Cruises to Willis Island
Willis Island (Drop Anchor)
Many of these small islands and islets are uninhabited. They are literally just drops of sand in the ocean. We won’t be landing here, but thought you might like to take a closer look. Enjoy some time contemplating the quiet and tranquility, and marveling at the sights.
Willis Island is one of a number of atolls and cays that stretch across 780,000 square kilometres of Australia’s Coral Sea Islands Territory.
Willis Island formed tens of thousands of years ago when coral grew on a seamount or ancient volcano that drowned after the last ice age when sea waters rose. Slowly, wave action pounded the coral into coarse sand, then seabirds helped vegetate what would have otherwise been a barren lump in the ocean. Their droppings contained the seeds, and provided the fertiliser that gradually built up the thick vegetation on the island. Willis Island’s real value to Australia has been as a weather station. Since 1921 it has provided north east Queensland with an early warning “ear” that detects cyclones. Located 450 kilometres northeast of Townsville, Willis Island is one of Australia’s most remote weather stations. It is staffed by three observers and one technician who live and work there for six months at a time.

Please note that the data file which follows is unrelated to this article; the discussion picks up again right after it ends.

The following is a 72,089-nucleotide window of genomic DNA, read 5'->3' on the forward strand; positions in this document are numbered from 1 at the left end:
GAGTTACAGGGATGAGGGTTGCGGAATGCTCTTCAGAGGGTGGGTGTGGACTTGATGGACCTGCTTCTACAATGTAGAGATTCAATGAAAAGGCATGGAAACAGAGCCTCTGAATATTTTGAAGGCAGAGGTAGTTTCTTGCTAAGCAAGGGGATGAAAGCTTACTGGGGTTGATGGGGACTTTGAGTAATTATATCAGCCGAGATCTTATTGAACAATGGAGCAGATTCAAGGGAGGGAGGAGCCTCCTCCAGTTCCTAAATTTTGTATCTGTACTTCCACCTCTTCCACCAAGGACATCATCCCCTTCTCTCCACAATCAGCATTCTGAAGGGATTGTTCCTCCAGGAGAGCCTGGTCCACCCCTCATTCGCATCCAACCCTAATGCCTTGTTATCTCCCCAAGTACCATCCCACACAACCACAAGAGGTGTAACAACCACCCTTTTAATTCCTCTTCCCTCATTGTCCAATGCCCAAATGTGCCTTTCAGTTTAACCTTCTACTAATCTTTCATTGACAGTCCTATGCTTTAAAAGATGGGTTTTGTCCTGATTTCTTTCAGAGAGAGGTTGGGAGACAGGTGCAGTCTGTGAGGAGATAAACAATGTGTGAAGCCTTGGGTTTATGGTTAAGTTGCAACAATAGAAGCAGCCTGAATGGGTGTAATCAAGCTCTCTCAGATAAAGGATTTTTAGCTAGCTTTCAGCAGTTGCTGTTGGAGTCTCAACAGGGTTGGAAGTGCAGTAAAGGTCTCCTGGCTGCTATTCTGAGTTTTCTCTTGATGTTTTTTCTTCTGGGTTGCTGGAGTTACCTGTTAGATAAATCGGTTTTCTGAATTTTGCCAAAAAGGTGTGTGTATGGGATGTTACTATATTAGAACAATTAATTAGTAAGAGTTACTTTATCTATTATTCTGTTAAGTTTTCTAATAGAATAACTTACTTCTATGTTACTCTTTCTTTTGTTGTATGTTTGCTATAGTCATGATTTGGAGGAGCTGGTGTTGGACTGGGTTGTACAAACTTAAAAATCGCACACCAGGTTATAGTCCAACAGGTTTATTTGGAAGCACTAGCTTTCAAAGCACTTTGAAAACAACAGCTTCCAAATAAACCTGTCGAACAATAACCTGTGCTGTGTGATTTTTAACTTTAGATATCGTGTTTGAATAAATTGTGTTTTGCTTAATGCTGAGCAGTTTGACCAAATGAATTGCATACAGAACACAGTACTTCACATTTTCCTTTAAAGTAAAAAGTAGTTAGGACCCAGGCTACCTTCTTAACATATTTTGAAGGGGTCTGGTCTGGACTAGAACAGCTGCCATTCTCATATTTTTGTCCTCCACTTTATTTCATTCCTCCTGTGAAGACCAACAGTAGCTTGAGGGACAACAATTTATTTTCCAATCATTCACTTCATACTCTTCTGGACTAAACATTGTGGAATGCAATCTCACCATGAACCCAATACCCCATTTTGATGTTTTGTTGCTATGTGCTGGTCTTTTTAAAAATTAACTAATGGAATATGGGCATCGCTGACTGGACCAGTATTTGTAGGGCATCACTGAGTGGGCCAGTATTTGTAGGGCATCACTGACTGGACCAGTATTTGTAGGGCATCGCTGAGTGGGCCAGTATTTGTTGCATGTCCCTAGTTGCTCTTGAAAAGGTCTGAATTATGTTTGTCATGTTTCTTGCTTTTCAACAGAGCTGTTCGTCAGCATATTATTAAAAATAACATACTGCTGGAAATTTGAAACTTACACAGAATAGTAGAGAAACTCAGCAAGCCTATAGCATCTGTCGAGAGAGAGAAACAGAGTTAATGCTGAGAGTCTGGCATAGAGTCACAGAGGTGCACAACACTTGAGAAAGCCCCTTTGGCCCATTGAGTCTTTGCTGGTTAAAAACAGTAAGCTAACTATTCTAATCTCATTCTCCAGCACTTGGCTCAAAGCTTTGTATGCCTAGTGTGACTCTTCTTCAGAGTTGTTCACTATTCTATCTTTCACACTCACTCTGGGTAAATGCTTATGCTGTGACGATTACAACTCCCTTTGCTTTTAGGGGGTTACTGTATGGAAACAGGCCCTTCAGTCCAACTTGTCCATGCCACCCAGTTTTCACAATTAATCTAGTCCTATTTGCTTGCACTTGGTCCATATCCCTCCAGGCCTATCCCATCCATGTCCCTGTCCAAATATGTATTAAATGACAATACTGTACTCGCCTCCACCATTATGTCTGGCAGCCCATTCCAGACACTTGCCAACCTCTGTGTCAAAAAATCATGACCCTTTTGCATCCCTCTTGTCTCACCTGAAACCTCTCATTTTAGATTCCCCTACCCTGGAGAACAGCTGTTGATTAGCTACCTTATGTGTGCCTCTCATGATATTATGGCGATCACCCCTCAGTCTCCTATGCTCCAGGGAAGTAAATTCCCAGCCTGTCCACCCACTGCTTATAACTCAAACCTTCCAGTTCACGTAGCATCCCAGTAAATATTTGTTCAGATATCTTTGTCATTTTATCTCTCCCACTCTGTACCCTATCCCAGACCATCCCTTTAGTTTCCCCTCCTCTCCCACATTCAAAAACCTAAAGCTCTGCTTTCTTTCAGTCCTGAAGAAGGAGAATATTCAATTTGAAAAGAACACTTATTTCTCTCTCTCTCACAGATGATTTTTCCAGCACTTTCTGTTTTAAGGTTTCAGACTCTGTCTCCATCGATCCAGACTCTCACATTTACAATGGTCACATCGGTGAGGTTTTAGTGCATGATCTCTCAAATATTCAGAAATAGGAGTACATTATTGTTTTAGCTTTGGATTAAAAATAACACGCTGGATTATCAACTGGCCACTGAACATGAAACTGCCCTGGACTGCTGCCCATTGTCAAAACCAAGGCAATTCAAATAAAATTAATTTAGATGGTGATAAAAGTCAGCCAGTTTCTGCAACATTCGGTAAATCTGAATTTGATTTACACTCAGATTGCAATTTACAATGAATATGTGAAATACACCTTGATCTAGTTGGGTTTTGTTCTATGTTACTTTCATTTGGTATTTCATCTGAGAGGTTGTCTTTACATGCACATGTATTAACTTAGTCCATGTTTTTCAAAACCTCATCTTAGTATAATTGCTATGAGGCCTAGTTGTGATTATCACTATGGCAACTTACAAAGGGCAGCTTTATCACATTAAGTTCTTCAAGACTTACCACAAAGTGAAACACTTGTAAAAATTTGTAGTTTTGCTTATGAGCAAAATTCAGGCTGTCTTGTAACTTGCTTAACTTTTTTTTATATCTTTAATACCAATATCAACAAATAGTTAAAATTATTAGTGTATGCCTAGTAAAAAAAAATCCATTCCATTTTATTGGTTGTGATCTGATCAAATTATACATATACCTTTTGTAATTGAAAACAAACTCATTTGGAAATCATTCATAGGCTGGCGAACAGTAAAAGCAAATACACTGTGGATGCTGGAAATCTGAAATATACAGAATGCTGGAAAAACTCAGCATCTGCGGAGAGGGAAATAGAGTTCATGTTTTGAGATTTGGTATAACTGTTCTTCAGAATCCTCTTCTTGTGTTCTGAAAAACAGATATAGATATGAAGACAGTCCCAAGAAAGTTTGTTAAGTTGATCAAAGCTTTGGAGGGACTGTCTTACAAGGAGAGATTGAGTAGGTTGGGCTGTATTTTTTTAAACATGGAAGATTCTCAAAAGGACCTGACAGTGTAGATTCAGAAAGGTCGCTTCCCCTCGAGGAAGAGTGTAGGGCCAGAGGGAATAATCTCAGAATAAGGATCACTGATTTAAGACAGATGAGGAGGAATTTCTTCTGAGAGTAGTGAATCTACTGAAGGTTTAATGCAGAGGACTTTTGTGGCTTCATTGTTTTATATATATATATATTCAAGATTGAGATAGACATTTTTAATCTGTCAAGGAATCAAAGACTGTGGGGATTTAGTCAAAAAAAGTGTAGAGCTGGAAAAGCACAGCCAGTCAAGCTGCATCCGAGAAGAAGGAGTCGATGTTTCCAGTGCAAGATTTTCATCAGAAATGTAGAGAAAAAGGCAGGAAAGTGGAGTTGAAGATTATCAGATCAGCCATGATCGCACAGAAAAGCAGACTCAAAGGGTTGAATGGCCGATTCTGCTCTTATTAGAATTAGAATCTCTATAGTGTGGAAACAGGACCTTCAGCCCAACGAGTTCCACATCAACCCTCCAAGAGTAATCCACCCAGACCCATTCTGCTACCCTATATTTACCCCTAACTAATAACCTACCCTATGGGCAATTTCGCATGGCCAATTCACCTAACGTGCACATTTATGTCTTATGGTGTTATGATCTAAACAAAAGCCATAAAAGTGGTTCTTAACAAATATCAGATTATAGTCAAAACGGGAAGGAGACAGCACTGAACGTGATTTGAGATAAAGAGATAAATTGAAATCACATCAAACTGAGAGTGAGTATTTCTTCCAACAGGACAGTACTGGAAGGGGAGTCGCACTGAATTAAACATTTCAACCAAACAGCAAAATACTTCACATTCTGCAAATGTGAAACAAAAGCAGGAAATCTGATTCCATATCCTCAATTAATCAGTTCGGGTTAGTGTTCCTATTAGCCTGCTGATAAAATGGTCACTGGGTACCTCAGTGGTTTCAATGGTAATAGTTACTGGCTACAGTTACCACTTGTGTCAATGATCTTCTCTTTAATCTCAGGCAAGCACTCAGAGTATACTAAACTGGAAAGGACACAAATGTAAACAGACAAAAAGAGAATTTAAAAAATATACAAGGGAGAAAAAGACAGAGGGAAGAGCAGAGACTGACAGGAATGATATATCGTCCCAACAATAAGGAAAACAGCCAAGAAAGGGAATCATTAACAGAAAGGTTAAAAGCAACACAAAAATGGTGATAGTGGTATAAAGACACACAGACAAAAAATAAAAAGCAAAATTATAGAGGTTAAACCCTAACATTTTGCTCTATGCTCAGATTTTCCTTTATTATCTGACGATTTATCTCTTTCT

What To See
Many of these small islands and islets are uninhabited. They are literally just drops of sand in the ocean. We won’t be landing here, but thought you might like to take a closer look, so we’ve arranged to anchor just offshore. Enjoy some time contemplating the quiet and tranquility, and marveling at the sea birds that call tiny Willis Island home.
Willis Island is home to gannets, terns and high flying frigate birds. Boobies and wedge-tailed shearwaters can also be seen in the surrounding waters, or nesting on the atoll.
Willis Island is a rookery for green turtles. You might see them swimming near the island or enjoying the sun. Green turtles can grow to just over a metre in length.